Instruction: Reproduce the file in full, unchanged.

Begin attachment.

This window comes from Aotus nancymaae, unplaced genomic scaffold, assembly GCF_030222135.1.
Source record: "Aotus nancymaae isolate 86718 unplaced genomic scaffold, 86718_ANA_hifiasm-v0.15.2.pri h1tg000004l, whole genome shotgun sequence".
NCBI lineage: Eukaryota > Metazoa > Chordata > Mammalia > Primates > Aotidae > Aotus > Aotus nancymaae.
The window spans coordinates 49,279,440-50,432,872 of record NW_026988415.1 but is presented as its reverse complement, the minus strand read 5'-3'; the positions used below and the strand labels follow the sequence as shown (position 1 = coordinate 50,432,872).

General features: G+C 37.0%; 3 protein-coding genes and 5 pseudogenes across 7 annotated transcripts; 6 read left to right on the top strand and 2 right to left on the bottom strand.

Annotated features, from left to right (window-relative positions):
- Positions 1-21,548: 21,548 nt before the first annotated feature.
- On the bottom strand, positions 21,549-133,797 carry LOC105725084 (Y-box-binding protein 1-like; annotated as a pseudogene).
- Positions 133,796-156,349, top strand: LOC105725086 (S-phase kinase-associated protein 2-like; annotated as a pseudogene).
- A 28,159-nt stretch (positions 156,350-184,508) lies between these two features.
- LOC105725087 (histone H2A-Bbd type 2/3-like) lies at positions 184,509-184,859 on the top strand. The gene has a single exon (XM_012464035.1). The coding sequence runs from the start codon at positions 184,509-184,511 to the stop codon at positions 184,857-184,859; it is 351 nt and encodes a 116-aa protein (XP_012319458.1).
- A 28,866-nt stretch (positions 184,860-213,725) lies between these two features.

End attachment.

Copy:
This window comes from Aotus nancymaae, unplaced genomic scaffold, assembly GCF_030222135.1.
Source record: "Aotus nancymaae isolate 86718 unplaced genomic scaffold, 86718_ANA_hifiasm-v0.15.2.pri h1tg000004l, whole genome shotgun sequence".
NCBI lineage: Eukaryota > Metazoa > Chordata > Mammalia > Primates > Aotidae > Aotus > Aotus nancymaae.
The window spans coordinates 49,279,440-50,432,872 of record NW_026988415.1 but is presented as its reverse complement, the minus strand read 5'-3'; the positions used below and the strand labels follow the sequence as shown (position 1 = coordinate 50,432,872).

General features: G+C 37.0%; 3 protein-coding genes and 5 pseudogenes across 7 annotated transcripts; 6 read left to right on the top strand and 2 right to left on the bottom strand.

Annotated features, from left to right (window-relative positions):
- Positions 1-21,548: 21,548 nt before the first annotated feature.
- On the bottom strand, positions 21,549-133,797 carry LOC105725084 (Y-box-binding protein 1-like; annotated as a pseudogene).
- Positions 133,796-156,349, top strand: LOC105725086 (S-phase kinase-associated protein 2-like; annotated as a pseudogene).
- A 28,159-nt stretch (positions 156,350-184,508) lies between these two features.
- LOC105725087 (histone H2A-Bbd type 2/3-like) lies at positions 184,509-184,859 on the top strand. The gene has a single exon (XM_012464035.1). The coding sequence runs from the start codon at positions 184,509-184,511 to the stop codon at positions 184,857-184,859; it is 351 nt and encodes a 116-aa protein (XP_012319458.1).
- A 28,866-nt stretch (positions 184,860-213,725) lies between these two features.